We are kind of like Baby Bear in The Three Bears. We need the weather to be not too hot, not too cold, but just right. The best time for us to ride is spring – not too cold, not too hot. And fall – not too cold, not too hot. Winter? Snow, ice, frigid temps. Summer? Sun and sweltering heat.
It could be perfectly fine outside for wearing shorts and tank tops. But we prefer to cover up when riding to protect our skin from bugs, sun burn, heat, road rash (if we crashed). Plus the helmet, oh the insulator of heat it is, keeps us nice and sweaty. Unless we are moving down the road and creating our own breeze, it is hot beneath the blazing sun. Stop lights are my least favorite!
In winter, it goes without saying. If four tires play slip and slide over mogul-like roads, imagine two tires. That’s a motorcycle recipe for disaster!
Yesterday we grabbed the perfect opportunity to take a short test run. Glorious blue skies, blinding white hills, brisk air. And quite a few others who succumbed to motorcycle fever! Just enough right to whet our motorcycle thirst for adventure.
Our trip was a short loop out Ahtanum Road, going right on Slavin, and then right on Cottonwood Canyon, which lead us back towards home. Lots of folk out cleaning up and enjoying sun and blue skies.
How do you welcome spring? What are your favorite things to do in spring?
Ten years ago this spring, my honey and I spent 3 weeks in France. Most of our time we stayed in Paris, where flower shops and coiffured gardens displayed dazzling blooms. I loved gazing at the gorgeous blooms. And, according to my external hard drive, spent much time clicking photos to remind myself of their beauty.
The first two photos are favorites because of the price tags. Without those French words and Euro price tags, one would assume the flowers could be found on any continent during the proper season. Well, maybe not Antarctica or the Arctic.
One of my most favorite memories was taking a day trip to Giverny, the home of Claude Monet. I have been a long time admirer of his impressionistic work. With settings such as these, how could he NOT paint? Breathtaking! If you squint, you can see his featured bridge back beyond the willow trees.
This is a part of Monet’s home. We took a walking tour inside. I don’t have any photos of the inside, I think because we were not allowed to take pictures. It was inspiring to see the places he worked, slept, ate, and enjoyed family life. I would move in in a second!
The flower gardens are all that-and more! One could spend days exploring and not see it all. Actually, I want to return one day and spend the entire day soaking in the beauty.
Oh, the flowers that grow! Below you can see the green bridge covered in tourists. Alas, I attempted photos without the crowds, but you can see I created a false impression. 😉 Plenty of others had the same ideas we did about a day in the country.
Have you been inspired to travel some place special? What captured your imagination and led you to visit and explore?
Station wagons and me, we go way back.
In the late 80s, my husband accepted employment with a new company, one benefit being a company car. “Anything would be cool, but please don’t come home with a station wagon. And especially not one with fake wood details.”
Ahem. Yes. He came with a station wagon. Adornment of imitation wood panels? Whew. Dodged that faux grained bullet.
Even earlier than the 80s & 90s version of the station wagon work vehicle was the early 70s family models owned by my parents. We had at least 2 different family touring vehicles, blue and white. Those wagons could really hold people and belongings. And pets, groceries, camping equipment, children, toys. Nothing like the little trunks in modern cars.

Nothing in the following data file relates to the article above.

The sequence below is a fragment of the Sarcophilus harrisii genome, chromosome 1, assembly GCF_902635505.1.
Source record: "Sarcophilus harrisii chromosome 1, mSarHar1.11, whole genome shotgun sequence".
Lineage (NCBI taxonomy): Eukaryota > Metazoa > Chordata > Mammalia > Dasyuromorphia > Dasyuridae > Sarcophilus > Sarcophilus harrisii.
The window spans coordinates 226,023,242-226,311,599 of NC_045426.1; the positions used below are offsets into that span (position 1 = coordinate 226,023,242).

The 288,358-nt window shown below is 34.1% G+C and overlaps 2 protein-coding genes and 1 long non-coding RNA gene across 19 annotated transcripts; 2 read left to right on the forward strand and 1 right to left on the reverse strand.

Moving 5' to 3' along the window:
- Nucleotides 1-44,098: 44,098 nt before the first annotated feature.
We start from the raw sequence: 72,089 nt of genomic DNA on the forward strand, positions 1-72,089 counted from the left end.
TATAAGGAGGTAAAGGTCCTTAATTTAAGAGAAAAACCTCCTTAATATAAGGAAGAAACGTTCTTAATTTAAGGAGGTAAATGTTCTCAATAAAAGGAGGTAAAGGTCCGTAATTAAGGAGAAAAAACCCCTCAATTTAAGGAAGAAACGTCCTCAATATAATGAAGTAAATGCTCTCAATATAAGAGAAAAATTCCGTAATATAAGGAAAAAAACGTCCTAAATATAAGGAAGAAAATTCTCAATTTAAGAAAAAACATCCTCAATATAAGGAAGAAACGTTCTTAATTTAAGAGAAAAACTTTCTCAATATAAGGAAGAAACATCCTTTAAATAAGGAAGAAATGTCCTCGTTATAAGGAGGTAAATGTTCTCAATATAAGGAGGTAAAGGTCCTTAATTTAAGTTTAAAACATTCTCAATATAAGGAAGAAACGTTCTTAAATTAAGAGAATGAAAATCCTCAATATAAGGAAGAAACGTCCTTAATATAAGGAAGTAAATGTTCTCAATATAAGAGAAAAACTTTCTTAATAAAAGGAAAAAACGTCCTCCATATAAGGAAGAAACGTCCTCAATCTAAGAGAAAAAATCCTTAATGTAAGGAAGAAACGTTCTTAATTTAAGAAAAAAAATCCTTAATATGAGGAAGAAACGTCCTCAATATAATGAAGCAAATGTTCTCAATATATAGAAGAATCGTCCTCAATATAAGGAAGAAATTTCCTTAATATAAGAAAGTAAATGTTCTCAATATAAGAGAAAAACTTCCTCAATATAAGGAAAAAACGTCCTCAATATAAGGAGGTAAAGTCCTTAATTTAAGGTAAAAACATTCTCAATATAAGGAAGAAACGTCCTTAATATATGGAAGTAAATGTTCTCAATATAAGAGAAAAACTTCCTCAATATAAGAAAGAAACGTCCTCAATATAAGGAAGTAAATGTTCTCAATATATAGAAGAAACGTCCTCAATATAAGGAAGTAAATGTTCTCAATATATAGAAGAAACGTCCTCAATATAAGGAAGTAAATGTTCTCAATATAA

Some of my fondest memories are the days we spent exploring the southwest. We’d load up 2 parents, 4 kids, and 1 collie dog. The first mandatory stop would be a mini-mart so we could purchase the required bologna, cheese, white bread, and soda for our snacking pleasure. Sometimes we ate hot dogs (always cold) instead of bologna, but either one was a treat. Then we would hit the road.
The Arizona desert is a wondrous place for questing. Forests, rivers, desert lands, mountains, ghost towns, dirt roads, historical sites. My parents loved to haul us around seeing what we could see. I have vivid pictures in my mind of those trips, but I can’t help but wonder if we didn’t drive mom and dad the slightest bit crazy. 4 kids and a dog in a station wagon? Even if we did use the fold-up seats in the way back to separate us.
Horned toads, tarantulas, snakes, spiders, scorpions, cacti, sagebrush, thorns, stickers, heat mirages, dust. Treasure is all in the eyes and heart of the explorer.
What about you? What memories do you have about a vehicle or early days with your family? I’d love to hear your tales on this #ThrowbackThursday.
While celebrating our 32nd wedding anniversary last week, we experienced what I have tagged a Sea to Ski holiday. In our area, there is a Ski to Sea athletic event, and we certainly engaged in exercise during portions of our explorations, but nothing up to iron man/woman or triathlon levels. Not even close.
Fun, fast, feast, foray. That’s was our goal.
Sea = Day 1 Trip to Seattle
We dined on extremely tasty blackened cod tacos and salad at Salty’s on Alki. We walked along the beach, rode the water taxi across the bay to the Seattle waterfront, hiked the Pike Street Hill Climb, enjoyed clam chowder at Ivar’s, and scoured an antique store for a tiny glass bottle. Parking was just fine at Salty’s and the water taxi was a treat.
Ski = Day 2 Trip to Mt. Rainier
Technically, we did not ski. But we hiked in the mountains. And saw plenty of snow. We parked at Ohanapecosh Campground and hit the trail leading through the hot springs, past Silver Falls, discovered a new trail (for us) to the Grove of the Patriarchs, and totalled over 6 up and down miles. About 60 floors in elevation gains, according to my Iphone. For hot days, this was perfect, as most of the trail was shade covered, gorgeous, and green.
Ride = Day 3 Motorcycle Loop
To make up for the hiking, we sat on the bike to see the sights. We traveled up Highway 410, gazed at the packed snow and ice gracing the top of Chinook Pass, followed Highway 123 to Highway 12, and returned through Naches to make a loop ride. We took the back road around Clear and Rimrock Lake. There was no lack for beauty, but it was getting pretty hot by the time we completed the ride.
Watch = Day 4 Movie to Beat the Heat
As per suggested temps of 100, we hit the theater to take in the new Pirates movie. We both loved this episode as it tied in to the original three. AND we avoided the gagging heat.
All in all, we had a fantastic anniversary holiday, me and my honey. The northwest is full of gems, just ready for exploring.
Where do you love to go? All ideas are welcome…next trip is just around the corner.